This Big Change Means Ingredient Labels Might Not Be Accurate Right Now

In light of the COVID-19 pandemic and potential food supply chain disruptions, the U.S. Food and Drug Administration (FDA) has temporarily relaxed some food labeling guidelines in order to keep food where it belongs — in our local supermarkets, where we can buy what we need (via Food & Wine). Essentially, the FDA is allowing food manufacturers more leeway when substituting certain ingredients that may not be available to them at the moment, and they're not requiring them to list those minor changes on their labels. The agency wrote, "The goal is to provide regulatory flexibility, where appropriate, to help minimize the impact of supply chain disruptions on product availability associated with the current COVID-19 pandemic." Sounds pretty good, right? 

Ingredient lists, then, don't have to be 100 percent accurate while these regulations have been relaxed. While there is a bevy of rules that accompany this flexibility, this means that the food you buy may not have the actual ingredients that are listed on the package. Is this a problem?

Food labeling must still follow certain criteria

This is not necessarily as alarming as it sounds for most people — ingredient swaps are meant to be "minor formulation changes" and shouldn't be all that noticeable to the casual consumer with no dietary restrictions or medical concerns when it comes to food (via FDA). Basically, the ingredient swaps are meant to keep the products moving through the supply chain without being a massive change to how the product itself works or tastes.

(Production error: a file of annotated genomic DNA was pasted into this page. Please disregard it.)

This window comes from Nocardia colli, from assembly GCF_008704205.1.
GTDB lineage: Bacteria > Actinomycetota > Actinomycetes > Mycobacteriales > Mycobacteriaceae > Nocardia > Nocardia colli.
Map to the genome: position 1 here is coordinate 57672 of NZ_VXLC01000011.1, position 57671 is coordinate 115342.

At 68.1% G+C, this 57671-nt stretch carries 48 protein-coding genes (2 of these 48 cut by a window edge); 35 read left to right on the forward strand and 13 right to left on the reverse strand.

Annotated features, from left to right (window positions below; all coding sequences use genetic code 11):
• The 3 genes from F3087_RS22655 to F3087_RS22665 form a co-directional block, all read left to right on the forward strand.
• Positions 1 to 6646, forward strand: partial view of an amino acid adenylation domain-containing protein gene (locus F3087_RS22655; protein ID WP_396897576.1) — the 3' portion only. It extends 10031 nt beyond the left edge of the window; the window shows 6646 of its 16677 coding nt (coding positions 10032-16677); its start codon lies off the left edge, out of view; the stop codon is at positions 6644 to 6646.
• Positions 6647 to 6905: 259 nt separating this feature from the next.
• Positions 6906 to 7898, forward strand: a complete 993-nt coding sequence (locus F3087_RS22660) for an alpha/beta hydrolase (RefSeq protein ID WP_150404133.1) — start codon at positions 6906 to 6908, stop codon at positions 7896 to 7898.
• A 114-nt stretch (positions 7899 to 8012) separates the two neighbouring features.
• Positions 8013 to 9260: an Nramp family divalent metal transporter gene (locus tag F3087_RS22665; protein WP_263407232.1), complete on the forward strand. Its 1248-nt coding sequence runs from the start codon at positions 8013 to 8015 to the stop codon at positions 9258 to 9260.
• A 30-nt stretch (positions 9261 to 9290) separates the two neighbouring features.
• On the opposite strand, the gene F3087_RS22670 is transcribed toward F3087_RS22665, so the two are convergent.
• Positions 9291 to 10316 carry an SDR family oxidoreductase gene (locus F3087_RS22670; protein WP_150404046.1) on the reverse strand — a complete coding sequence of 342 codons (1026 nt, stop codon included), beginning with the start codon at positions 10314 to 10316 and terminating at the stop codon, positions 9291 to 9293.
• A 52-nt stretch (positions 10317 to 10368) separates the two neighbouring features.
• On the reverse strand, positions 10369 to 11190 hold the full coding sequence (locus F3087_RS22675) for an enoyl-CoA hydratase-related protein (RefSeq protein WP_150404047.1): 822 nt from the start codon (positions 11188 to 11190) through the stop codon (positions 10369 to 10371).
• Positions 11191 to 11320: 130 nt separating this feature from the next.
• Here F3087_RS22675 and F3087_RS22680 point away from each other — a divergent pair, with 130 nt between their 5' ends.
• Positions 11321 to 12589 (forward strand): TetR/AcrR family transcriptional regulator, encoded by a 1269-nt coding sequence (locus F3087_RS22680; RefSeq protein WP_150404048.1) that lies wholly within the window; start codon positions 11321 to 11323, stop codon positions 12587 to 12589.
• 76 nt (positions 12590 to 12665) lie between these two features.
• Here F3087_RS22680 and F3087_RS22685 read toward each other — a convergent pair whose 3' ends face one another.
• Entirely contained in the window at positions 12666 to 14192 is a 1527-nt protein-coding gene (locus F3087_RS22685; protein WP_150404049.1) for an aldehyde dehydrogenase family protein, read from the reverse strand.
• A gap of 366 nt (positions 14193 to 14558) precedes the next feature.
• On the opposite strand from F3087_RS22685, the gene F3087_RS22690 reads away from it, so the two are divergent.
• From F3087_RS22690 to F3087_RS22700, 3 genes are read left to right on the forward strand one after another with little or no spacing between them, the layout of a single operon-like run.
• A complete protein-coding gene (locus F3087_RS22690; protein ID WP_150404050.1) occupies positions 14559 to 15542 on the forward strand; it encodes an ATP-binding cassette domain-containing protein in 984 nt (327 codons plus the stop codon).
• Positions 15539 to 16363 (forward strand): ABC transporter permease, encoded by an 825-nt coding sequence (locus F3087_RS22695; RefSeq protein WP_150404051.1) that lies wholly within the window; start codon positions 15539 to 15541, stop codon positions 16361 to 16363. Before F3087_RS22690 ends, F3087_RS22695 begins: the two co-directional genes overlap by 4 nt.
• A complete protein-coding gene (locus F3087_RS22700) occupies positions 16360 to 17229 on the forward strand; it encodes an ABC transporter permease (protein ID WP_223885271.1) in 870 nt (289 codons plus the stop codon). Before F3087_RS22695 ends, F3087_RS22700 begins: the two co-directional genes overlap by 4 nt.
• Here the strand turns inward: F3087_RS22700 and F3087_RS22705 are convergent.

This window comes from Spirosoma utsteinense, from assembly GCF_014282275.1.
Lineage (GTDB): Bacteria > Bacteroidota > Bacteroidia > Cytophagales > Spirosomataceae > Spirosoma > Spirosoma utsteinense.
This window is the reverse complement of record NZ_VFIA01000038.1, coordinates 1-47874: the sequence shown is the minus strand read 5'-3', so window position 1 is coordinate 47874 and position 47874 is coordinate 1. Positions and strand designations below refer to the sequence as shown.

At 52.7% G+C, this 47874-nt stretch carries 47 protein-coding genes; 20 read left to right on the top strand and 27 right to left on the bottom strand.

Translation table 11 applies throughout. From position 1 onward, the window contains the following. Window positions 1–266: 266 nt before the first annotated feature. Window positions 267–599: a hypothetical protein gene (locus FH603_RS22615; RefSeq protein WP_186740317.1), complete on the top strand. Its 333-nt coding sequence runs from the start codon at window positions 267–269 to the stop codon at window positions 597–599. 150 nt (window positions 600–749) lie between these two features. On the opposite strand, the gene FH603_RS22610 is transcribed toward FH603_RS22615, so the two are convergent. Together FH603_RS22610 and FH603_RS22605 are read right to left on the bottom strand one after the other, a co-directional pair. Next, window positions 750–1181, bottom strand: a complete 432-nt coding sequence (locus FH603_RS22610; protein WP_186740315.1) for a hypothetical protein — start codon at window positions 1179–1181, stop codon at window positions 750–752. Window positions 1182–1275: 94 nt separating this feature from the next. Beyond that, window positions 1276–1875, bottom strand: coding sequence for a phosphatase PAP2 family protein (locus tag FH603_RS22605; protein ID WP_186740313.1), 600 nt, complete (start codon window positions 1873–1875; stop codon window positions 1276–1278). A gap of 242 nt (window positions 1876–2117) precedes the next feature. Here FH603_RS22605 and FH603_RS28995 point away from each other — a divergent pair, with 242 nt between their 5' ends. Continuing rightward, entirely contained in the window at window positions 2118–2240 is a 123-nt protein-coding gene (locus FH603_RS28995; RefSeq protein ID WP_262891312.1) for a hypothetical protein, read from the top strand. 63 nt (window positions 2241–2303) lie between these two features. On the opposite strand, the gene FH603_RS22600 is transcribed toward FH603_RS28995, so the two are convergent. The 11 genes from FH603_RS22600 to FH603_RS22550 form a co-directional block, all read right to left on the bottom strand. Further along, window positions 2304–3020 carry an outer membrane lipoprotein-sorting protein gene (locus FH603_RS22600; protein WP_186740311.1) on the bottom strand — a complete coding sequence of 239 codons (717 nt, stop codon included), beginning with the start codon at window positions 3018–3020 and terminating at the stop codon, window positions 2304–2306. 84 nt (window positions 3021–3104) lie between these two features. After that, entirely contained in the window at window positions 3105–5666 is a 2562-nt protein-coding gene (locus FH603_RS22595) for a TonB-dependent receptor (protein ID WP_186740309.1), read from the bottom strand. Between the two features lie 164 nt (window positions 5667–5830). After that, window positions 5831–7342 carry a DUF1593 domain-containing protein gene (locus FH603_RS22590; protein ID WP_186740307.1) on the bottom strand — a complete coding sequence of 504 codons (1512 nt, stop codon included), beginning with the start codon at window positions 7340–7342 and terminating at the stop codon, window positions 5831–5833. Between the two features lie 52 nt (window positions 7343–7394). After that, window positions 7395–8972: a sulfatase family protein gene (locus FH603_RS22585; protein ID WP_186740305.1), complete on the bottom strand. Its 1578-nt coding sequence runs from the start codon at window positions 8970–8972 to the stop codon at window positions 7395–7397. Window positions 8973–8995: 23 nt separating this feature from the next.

Guidelines mandate that a few factors must be considered before making a substitituion — safety, quality, prominence, claims, nutrition, and characterizing ingredient. In other words, manufacturers mustn't sub an allergen for a non-allergen, for example, or they can't introduce a gluten-containing ingredient in a gluten-free food. Also, the substituted ingredient must be 2 percent or less of the product's weight, it cannot be a characterizing ingredient (if you sell raisin bread, you can't sub something for raisins), and the subbed ingredient cannot significantly alter the nutrition facts on the label.

Those with food allergies have concerns

Problems can arise, though, when it comes to food allergies, sensitivities, or intolerances. Food Allergy Research and Education (FARE), a non-profit organization dedicated to food allergy research and awareness, has issued a statement voicing their concerns, particularly since ingredient swaps under these can occur outside of the "big 8" allergens — milk, eggs, peanuts, tree nuts, fish, crustacean shellfish, wheat, and soy (via School Nutrition Association). While other common food allergens are included in the FDA's guidelines (such as sesame or celery), many, many others are not, which is a potential problem for those with those food allergies. 

FARE hopes to open a conversation with the FDA in order to mandate a few changes to these guidelines, such as using social media to highlight changes or add stickers to products when ingredients are changed. "We understand that COVID-19 has been an obstacle for food manufacturers, too, through unanticipated shortages and supply chain disruptions to ensure products are available, but the food allergy community relies on transparency and it is our hope that we can work together with FDA to find a solution that benefits everyone and ensures the safety of the food supply for those whose lives depend on knowing exactly what is in the products they are buying," says Lisa Gable, CEO of FARE.